Is the Surveying Industry Ready to Collaborate on Big Data?

Construction industry is largely dependent on surveying, but the culture of sharing data does not exist in the industry
Is the Surveying Industry Ready to Collaborate on Big Data?
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MD, RICS South Asia
5 min read
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Surveying is an important aspect of the construction industry, required in the planning and execution of most forms of construction. Conventionally, surveying has been considered as being a field of individual brilliance. Although surveyors have been very good at collecting data, a culture of sharing it has not existed.

A surveyor has always worked on his own data, either gathered through various resources or his own intrinsic sources from a project on which he has based his calculations.This has resulted in singular data resting with individuals. For this reason, whenever an individual moves on, organizations lose access to data resting with him.

Lack of collective data in an organization has so far affected its ability to take cognizant decisions, which has now changed due to the advent of technology.

The surveying profession has been slow to adopt technology. However, times have changed, and surveyors are now adept at using technology and rely on data for project completion. This has led to a decrease in the manual work which a surveyor undertakes, for instance to take measurements.

Given the fact that we need to give better predictions to accurately reflect a project’s success parameters, data needs to play a bigger role. With Real Estate Regulation and Development Act (RERA) also emphasising the need of a common open platform, it is very important that surveyors align with the big data philosophy. Data and analytics are the ‘next industry standard’.

Construction technologies like Building Information Modelling (BIM) focus on data by storing and sharing the information needed on a project to ensure the right tendering process with the accurate amount and type of material is used for design, agreed and accepted by the parties involved. The continuing adoption of BIM has shifted the industry from being document-centric to be data-centric. It has become crucial to collate and compare data to extract timely and valuable business insights from it.

Today, looking at the complex nature of projects being executed faster than they were before with the help of technology, there is immense importance of data analysis for the purpose of creating an effective project management plan. Whether it is prediction of cost or time, every project plan has a huge amount of inherent data. What is essentially required is to use that data to create some robust predictive mechanisms for projects to derive the benefits of cost, time and quality.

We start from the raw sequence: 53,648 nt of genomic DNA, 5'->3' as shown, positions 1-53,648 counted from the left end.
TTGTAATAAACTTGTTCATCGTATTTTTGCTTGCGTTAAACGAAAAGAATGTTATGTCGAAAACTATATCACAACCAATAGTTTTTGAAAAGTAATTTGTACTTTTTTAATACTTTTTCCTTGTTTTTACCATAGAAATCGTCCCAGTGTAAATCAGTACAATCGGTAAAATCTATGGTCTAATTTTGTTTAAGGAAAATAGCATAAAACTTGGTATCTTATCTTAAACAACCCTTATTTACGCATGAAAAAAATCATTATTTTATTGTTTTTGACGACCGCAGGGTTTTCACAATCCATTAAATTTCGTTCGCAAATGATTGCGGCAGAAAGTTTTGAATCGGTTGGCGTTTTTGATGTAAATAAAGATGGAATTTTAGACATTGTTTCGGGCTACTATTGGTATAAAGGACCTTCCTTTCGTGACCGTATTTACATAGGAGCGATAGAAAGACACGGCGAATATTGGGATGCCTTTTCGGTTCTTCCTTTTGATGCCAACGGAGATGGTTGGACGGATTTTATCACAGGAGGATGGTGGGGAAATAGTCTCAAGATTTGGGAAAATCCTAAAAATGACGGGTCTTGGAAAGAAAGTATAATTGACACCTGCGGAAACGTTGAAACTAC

The use of predictive data analytics is set to play a significant role in the sector. The ability to make decisions, based on proven historical data, indicates a paradigm shift in the nature of the business. Data enhances experience and expertise, provides transparent and streamlined information, and drives efficient work processes across a construction organization. Analyzing data available through sensors on materials and equipment to digitally track how workers interact with the site can enable companies to improve worker productivity. Examining data can show if employees are walking across the site several times in a day to obtain specific tools or materials. If confirmed, this can be changed to correct the placement of equipment, vehicles, or materials. Although such gains may seem minimal, but when repeated on a larger scale and over the life of a project, they can provide valuable efficiency improvements and significant cost savings.

Data is already being used by the construction industry in the design-build-operate life cycle and progressively defines today's construction projects. It is used to establish not only what to build but where to build it. Risks in construction are averted by putting data to use in comparing precedents and gauging probabilities to ensure success of new projects. It improves logistics and downtime on site. Data also aids in the optimal phasing of a project by ensuring effective usage of fuel which leads to lower costs, energy conservation and ecological impact.

The use of data technology when combined with modelling and estimating tools can provide customized building designs. Buyers can view designs, make changes, and calculatereal time costs. Every facet of the design tied to a cost estimate, helpsgive the company and the buyer a unique approach to a project. Data when coupled with Augmented Reality (AR), can enable a surveyor, architect, or engineer to make real-time variationsas part of preconstruction. This not only helps the customer get a complete walkthrough of the project, but automatically updates the associated cost structure in case changes are incorporated.

The surveying industry is ready to collaborate on data because it has realized its importance. Traditional companies have changed their business model to effectively utilize data. New players have createdbusiness models to derive benefit from it. They all understand the importance and relevance of data. Initially, organizations might have treated data as confidential but at present they appreciate that unless they contribute to the data bank the data analysis cannot be accurate and complete. Data as we interpret it—constantly developing in real time, and in massive quantities—can only accomplish its true potential if it is shared, accelerating collaboration and fluid decision making between organizations and businesses in the sector. Organizations which fail to pay heed to ‘Data’ will sink, only data driven organizations will be future ready.

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